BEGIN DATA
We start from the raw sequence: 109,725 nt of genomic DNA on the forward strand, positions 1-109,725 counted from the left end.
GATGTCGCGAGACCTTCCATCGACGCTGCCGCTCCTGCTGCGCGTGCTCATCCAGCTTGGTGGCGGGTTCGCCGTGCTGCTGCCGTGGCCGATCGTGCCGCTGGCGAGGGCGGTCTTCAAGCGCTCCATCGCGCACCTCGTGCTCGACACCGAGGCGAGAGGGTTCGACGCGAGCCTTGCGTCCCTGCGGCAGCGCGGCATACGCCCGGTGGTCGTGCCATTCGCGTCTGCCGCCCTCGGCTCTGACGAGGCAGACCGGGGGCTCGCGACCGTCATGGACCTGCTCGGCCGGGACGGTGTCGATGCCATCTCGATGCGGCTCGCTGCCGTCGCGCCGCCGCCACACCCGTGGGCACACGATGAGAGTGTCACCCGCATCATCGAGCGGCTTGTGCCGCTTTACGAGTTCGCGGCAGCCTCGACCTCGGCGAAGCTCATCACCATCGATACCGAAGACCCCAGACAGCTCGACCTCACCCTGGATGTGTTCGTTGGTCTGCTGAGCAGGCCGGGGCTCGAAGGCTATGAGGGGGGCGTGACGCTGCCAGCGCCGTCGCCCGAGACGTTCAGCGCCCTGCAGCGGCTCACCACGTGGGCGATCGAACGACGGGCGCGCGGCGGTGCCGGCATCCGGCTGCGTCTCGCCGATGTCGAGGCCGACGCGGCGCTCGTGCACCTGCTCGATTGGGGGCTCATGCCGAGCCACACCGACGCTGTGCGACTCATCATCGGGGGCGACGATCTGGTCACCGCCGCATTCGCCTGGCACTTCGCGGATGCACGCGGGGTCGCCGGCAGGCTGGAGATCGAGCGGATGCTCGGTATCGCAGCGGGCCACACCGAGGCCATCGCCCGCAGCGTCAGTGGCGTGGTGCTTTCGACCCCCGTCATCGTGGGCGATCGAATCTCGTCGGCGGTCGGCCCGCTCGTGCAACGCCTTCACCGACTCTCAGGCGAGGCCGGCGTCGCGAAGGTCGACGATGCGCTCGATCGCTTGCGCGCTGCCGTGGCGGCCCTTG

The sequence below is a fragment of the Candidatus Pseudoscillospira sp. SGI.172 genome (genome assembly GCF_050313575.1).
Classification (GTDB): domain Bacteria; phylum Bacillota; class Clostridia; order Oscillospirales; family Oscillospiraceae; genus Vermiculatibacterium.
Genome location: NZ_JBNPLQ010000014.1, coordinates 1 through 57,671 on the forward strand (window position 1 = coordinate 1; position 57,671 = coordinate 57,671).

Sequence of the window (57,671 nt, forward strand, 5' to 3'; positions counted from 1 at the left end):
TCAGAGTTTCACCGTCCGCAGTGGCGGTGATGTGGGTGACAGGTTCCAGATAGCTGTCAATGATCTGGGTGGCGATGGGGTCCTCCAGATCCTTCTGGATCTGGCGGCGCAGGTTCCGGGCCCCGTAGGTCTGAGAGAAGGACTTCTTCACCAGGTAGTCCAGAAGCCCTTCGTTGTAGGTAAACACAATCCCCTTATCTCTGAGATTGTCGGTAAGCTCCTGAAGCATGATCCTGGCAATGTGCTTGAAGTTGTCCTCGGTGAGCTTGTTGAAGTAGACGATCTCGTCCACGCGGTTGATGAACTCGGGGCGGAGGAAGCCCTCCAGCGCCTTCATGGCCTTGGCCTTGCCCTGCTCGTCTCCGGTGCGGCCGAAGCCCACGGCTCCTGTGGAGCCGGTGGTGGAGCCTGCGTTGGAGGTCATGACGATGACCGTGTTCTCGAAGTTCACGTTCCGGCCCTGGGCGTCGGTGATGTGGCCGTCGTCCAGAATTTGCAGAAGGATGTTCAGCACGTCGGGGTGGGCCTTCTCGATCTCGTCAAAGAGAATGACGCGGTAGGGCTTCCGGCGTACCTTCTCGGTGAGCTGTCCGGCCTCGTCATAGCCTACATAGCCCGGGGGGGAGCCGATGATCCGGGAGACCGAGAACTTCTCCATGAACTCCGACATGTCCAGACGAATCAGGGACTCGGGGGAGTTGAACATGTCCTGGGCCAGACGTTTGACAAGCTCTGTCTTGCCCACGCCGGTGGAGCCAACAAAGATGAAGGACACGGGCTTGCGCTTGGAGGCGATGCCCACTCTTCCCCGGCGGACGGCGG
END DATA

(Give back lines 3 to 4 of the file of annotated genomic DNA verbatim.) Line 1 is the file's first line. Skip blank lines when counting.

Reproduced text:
The sequence below is a fragment of the Candidatus Pseudoscillospira sp. SGI.172 genome (genome assembly GCF_050313575.1).
Classification (GTDB): domain Bacteria; phylum Bacillota; class Clostridia; order Oscillospirales; family Oscillospiraceae; genus Vermiculatibacterium.